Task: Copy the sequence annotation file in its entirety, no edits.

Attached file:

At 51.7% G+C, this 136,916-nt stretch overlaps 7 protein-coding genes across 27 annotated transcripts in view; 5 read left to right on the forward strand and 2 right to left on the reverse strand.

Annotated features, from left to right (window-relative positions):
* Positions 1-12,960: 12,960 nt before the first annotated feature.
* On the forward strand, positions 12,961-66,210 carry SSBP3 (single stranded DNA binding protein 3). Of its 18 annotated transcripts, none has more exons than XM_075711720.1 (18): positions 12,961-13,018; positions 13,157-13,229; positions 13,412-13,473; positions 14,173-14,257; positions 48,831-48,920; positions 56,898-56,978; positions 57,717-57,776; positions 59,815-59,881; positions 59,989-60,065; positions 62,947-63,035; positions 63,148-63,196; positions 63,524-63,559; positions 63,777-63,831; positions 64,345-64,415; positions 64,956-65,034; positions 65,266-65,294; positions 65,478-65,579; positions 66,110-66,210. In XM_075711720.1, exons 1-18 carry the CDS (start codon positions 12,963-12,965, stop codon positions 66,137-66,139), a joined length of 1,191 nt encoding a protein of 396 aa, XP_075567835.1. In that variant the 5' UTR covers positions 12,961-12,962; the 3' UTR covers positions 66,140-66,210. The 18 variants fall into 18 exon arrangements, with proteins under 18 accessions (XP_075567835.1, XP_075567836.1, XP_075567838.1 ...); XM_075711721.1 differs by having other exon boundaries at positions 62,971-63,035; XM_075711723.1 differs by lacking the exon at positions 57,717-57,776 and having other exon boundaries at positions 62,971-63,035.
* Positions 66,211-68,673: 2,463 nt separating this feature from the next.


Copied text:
At 51.7% G+C, this 136,916-nt stretch overlaps 7 protein-coding genes across 27 annotated transcripts in view; 5 read left to right on the forward strand and 2 right to left on the reverse strand.

Annotated features, from left to right (window-relative positions):
* Positions 1-12,960: 12,960 nt before the first annotated feature.
* On the forward strand, positions 12,961-66,210 carry SSBP3 (single stranded DNA binding protein 3). Of its 18 annotated transcripts, none has more exons than XM_075711720.1 (18): positions 12,961-13,018; positions 13,157-13,229; positions 13,412-13,473; positions 14,173-14,257; positions 48,831-48,920; positions 56,898-56,978; positions 57,717-57,776; positions 59,815-59,881; positions 59,989-60,065; positions 62,947-63,035; positions 63,148-63,196; positions 63,524-63,559; positions 63,777-63,831; positions 64,345-64,415; positions 64,956-65,034; positions 65,266-65,294; positions 65,478-65,579; positions 66,110-66,210. In XM_075711720.1, exons 1-18 carry the CDS (start codon positions 12,963-12,965, stop codon positions 66,137-66,139), a joined length of 1,191 nt encoding a protein of 396 aa, XP_075567835.1. In that variant the 5' UTR covers positions 12,961-12,962; the 3' UTR covers positions 66,140-66,210. The 18 variants fall into 18 exon arrangements, with proteins under 18 accessions (XP_075567835.1, XP_075567836.1, XP_075567838.1 ...); XM_075711721.1 differs by having other exon boundaries at positions 62,971-63,035; XM_075711723.1 differs by lacking the exon at positions 57,717-57,776 and having other exon boundaries at positions 62,971-63,035.
* Positions 66,211-68,673: 2,463 nt separating this feature from the next.